Mary Caffrey is the Associate Editorial Director of AJMC/Managed Care for MJH Life Sciences. Her editorial responsibilities include Evidence-Based Oncology, Chief Healthcare Executive, and Managed Healthcare Executive.
The analysis by the Lown Institute measures hospitals based on their performance of 12 services performed over a three-year period.
More than 1 million tests and procedures that Medicare patients received in hospitals over a three-year period were likely not needed, according to an analysis released today.
The Lown Institute, named for Bernard Lown, MD, a Nobel Laureate who died earlier this year at age 99, released its annual ranking of hospitals that measures how well they do in avoiding low-value care, based on established criteria for overuse.
Most of the top performing hospitals in the Lown Institute Hospital Index are not from large, well-known health systems that appear on the annual rankings of U.S. News and World Report—in fact, only Cleveland Clinic, which ranked 58th on the Lown list, is on the U.S. News honor roll, according to the a statement on findings.
But there were some patterns: of the 50 top performers, nine are in the Northeast and 10 were in the Pacific Northwest. By contrast, the South is home to highest number of poor performers—41 out of 50—and five of the 10 worst performers are found in Florida. The Lown Institute noted that 47% of Florida’s hospitals are for-profit enterprises.
The 2021 Lown Institute Hospital Index measured overuse at 3,100 hospitals from 2016-2018, using data from 100% of Medicare claims between January 1, 2016, and December 31, 2018. The analysis focuses on 12 low-value services, including four tests and eight procedures, with the index giving added weight to services that account for higher shares of overuse.
According to the Center for Value-based Insurance Design at the University of Michigan, low-value care includes services “that provide little or no benefit to patients, have potential to cause harm, incur necessary costs to patients, and waste limited healthcare resources.” The Center estimates that low-value care costs the country more than $345 billion a year, and notes that there have been several initiatives to squeeze low-value care from the system.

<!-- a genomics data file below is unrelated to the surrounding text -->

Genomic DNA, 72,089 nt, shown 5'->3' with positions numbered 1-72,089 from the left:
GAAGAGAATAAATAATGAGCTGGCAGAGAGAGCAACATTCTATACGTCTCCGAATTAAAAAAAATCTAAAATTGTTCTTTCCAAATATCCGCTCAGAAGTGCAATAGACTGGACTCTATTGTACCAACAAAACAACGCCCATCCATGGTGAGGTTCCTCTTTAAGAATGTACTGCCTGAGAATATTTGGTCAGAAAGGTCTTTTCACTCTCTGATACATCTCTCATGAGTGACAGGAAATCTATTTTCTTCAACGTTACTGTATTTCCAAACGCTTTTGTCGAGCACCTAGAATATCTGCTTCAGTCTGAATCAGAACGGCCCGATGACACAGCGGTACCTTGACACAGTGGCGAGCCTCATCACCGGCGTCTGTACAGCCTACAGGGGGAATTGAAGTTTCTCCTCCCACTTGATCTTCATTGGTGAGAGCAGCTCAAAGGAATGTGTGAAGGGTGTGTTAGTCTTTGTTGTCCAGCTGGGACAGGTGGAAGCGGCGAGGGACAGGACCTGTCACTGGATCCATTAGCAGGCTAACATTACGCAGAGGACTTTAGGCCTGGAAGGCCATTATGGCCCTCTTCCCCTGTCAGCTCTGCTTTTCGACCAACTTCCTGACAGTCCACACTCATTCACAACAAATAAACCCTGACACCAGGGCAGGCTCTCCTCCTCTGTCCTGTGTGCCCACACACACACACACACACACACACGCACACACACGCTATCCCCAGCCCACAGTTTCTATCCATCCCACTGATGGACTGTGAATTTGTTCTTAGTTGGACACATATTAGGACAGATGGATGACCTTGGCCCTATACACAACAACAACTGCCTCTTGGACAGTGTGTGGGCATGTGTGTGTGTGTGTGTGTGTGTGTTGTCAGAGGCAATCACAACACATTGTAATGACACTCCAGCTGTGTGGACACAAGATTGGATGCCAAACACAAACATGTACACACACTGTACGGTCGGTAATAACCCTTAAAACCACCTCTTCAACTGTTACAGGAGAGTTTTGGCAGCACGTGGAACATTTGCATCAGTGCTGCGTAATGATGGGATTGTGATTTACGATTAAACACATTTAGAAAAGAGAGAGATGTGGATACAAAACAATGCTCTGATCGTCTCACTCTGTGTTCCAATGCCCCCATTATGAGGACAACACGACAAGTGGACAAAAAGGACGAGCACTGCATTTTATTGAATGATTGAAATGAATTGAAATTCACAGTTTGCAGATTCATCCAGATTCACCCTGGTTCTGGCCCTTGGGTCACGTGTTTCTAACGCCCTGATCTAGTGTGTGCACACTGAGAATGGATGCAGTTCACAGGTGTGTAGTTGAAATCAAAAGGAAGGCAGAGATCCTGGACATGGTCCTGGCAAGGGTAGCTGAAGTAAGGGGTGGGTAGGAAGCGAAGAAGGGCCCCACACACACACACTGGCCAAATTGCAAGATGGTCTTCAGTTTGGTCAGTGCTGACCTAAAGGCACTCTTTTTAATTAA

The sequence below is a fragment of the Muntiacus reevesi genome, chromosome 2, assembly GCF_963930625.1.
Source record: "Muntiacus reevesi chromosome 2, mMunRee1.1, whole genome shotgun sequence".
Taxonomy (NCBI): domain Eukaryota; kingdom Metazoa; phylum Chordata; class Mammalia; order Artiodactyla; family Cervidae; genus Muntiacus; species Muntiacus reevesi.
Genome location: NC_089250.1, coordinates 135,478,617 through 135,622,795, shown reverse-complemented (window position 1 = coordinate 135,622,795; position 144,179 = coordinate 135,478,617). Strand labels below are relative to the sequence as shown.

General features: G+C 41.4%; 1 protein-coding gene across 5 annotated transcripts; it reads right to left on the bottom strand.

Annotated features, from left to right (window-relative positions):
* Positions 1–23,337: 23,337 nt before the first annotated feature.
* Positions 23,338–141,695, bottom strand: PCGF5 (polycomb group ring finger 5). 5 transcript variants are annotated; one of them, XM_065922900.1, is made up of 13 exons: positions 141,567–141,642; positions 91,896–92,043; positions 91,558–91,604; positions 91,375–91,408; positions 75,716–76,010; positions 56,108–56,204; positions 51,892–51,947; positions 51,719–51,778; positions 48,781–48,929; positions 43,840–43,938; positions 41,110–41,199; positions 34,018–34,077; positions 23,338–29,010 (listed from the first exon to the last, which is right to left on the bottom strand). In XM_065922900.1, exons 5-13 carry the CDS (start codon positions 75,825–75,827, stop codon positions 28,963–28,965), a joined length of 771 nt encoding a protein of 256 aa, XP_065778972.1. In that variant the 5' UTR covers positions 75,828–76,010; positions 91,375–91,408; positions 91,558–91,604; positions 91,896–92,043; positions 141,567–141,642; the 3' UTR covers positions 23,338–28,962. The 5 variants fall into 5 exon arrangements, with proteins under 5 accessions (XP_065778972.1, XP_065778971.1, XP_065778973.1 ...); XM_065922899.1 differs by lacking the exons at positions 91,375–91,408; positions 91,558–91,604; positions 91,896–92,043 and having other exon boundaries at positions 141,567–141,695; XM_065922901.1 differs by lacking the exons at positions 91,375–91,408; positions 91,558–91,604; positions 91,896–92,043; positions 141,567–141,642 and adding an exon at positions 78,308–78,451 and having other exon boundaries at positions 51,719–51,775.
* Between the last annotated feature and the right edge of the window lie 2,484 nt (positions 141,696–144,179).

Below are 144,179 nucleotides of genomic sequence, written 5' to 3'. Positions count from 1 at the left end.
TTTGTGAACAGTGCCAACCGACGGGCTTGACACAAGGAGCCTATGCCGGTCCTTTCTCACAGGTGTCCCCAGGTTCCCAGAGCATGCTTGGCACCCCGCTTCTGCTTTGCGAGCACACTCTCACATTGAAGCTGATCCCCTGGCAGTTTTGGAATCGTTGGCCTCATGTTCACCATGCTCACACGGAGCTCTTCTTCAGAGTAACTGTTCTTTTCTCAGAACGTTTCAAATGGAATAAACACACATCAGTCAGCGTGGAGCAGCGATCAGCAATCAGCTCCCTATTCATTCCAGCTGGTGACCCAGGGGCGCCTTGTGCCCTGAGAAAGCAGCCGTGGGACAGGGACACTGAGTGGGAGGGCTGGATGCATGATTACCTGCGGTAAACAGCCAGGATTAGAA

“Overuse in American hospitals is a pervasive problem that needs to be addressed,” said Vikas Saini, MD, president of the Lown Institute. “Hospitals want to do better and these objective measures of performance can help them move forward.”
Services measured in the Lown Index are: arthroscopic knee surgery when patients have not had a meniscal tear; carotid artery imaging for fainting; carotid endarterectomy, which maps plaque buildup, if done on female patients who have no stroke symptoms or history; coronary artery stenting, when performed on patients with stable heart disease; electroencephalography (EEG) for fainting; EEG for headache if patients have not had epilepsy or seizures; head imaging for fainting if other symptoms are not present; hysterectomy, if no cancer is present; and inferior vena cava filter if patients have not had pulmonary embolism; renal artery stenting for patients without a diagnosis of fibromuscular dysplasia of the renal artery; spinal fusion/laminectomy if done only for lower back pain; and vertebroplasty, absent the presence of cancer.
The top 10 high-performing hospitals are as follows:
CMS has tried to target low-value care in recent years through the use of alternative payment models (APMs), and efforts to eliminate wasteful hip- and knee replacements have been deemed largely successful. Other hospital safety organizations have zeroed in on unnecessary hysterectomies, which the 2021 Lown analysis found were unnecessary in 64% of the cases. In North Dakota and Wyoming, hysterectomy overuse was 90% and 94%, respectively.
The analysis also ranked states based on the overall record of its hospitals and found that Vermont did the best job of avoiding unnecessary procedures, while Alabama fared the worst.